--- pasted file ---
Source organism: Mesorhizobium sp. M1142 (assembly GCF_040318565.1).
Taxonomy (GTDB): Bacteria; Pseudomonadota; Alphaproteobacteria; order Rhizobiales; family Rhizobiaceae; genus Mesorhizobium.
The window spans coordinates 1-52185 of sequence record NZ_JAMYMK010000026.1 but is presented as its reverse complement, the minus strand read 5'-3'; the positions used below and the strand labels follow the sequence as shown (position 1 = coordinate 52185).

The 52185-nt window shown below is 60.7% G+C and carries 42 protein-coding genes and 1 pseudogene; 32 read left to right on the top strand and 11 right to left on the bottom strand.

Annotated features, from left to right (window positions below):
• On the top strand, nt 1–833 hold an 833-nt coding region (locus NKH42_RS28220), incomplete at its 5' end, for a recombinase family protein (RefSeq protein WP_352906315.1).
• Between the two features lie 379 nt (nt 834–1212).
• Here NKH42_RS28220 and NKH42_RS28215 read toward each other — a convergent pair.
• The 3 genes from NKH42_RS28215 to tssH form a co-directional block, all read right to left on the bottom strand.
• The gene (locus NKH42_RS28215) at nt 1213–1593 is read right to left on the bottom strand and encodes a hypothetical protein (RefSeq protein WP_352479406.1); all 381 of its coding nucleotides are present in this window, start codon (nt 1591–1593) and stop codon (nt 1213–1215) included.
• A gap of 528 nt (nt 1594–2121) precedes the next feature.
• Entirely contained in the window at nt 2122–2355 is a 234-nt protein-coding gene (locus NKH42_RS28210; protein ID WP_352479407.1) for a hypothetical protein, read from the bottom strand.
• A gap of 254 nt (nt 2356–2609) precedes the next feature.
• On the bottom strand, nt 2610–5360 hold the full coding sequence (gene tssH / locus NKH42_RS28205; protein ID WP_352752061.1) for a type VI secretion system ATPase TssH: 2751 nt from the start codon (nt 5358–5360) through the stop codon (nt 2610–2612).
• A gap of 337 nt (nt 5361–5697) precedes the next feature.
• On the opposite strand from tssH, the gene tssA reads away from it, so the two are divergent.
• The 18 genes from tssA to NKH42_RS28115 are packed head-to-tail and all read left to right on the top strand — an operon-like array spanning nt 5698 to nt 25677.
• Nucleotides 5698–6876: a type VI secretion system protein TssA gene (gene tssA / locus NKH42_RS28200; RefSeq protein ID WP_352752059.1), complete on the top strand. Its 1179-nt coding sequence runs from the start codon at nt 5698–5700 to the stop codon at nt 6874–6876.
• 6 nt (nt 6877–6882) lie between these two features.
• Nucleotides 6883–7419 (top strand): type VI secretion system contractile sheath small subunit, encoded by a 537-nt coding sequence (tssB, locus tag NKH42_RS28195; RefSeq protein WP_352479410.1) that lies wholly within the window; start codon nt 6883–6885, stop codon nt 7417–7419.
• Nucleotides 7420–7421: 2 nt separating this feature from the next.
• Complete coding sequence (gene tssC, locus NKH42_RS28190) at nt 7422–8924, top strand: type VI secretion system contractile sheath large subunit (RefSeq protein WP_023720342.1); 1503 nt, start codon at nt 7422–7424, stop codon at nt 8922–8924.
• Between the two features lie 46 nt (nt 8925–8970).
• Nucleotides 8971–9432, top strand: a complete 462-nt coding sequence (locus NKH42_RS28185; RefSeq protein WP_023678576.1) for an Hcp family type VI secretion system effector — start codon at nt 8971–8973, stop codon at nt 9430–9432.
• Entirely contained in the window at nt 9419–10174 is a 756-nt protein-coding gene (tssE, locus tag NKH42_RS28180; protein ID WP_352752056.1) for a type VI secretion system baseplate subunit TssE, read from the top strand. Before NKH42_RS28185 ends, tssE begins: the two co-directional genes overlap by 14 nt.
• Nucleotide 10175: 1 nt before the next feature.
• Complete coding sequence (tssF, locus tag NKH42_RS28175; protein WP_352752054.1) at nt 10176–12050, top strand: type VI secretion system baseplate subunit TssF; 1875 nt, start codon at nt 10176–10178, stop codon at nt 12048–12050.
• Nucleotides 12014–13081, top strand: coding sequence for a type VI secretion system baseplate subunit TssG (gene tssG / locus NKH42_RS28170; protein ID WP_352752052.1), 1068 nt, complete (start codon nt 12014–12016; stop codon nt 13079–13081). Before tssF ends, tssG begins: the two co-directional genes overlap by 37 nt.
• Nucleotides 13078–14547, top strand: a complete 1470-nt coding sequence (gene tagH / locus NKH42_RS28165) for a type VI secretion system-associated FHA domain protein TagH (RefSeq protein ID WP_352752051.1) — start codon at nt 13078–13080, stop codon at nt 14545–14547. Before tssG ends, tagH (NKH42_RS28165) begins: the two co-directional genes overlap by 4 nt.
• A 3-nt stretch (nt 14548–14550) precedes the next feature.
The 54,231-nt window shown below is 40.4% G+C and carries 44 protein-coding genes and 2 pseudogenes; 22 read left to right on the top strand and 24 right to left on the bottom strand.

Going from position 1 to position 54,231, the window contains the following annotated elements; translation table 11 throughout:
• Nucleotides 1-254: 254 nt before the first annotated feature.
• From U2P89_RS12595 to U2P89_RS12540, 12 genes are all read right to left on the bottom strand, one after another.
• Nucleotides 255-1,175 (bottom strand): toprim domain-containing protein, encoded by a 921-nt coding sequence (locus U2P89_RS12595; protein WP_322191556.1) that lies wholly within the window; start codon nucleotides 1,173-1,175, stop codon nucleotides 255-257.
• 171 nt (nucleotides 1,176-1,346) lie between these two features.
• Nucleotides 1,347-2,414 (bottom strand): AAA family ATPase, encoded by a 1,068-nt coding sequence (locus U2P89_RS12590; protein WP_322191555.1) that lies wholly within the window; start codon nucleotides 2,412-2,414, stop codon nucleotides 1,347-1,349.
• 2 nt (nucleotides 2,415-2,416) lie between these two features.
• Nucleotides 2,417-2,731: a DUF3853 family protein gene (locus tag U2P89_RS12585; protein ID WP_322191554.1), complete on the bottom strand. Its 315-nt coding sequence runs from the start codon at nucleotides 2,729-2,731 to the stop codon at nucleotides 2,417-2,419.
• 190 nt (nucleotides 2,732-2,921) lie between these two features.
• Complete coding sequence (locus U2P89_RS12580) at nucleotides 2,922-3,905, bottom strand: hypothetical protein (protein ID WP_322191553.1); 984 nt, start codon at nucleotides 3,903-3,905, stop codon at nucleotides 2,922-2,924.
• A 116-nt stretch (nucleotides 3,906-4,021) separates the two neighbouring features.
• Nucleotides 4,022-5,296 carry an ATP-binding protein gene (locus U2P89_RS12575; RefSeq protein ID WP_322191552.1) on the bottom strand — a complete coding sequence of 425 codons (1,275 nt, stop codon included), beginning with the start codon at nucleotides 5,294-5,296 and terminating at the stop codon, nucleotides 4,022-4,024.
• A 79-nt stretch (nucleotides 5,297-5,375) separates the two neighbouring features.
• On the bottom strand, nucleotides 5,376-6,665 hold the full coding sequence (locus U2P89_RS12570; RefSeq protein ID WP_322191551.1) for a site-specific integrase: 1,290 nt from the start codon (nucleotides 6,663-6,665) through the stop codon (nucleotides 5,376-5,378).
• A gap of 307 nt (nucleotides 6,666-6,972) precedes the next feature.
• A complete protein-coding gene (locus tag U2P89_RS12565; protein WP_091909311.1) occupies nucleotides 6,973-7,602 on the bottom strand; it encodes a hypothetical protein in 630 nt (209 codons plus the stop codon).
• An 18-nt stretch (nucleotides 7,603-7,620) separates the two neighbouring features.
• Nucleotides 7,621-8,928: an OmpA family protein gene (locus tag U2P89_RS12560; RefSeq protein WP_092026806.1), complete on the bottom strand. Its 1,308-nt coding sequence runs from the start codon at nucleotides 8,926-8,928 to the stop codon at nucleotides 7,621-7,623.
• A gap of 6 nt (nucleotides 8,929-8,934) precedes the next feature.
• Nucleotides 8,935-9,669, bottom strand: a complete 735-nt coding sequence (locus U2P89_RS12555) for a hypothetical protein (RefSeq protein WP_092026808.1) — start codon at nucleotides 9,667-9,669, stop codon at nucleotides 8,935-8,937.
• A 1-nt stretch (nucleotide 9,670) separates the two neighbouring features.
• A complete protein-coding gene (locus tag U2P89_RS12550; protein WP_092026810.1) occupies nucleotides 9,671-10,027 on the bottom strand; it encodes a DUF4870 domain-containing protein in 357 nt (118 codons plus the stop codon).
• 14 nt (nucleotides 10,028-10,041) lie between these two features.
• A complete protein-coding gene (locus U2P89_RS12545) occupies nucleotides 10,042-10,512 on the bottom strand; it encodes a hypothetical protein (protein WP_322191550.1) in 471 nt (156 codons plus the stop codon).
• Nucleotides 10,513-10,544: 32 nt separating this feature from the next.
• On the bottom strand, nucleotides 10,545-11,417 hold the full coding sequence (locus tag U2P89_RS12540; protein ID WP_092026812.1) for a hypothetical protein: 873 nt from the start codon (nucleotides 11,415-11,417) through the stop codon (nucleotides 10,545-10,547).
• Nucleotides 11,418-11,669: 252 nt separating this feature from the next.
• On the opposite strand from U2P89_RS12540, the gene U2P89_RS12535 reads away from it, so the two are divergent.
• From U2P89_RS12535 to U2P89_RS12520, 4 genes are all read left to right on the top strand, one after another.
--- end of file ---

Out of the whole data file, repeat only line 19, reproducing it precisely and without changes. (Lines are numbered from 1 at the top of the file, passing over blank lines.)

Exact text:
• 6 nt (nt 6877–6882) lie between these two features.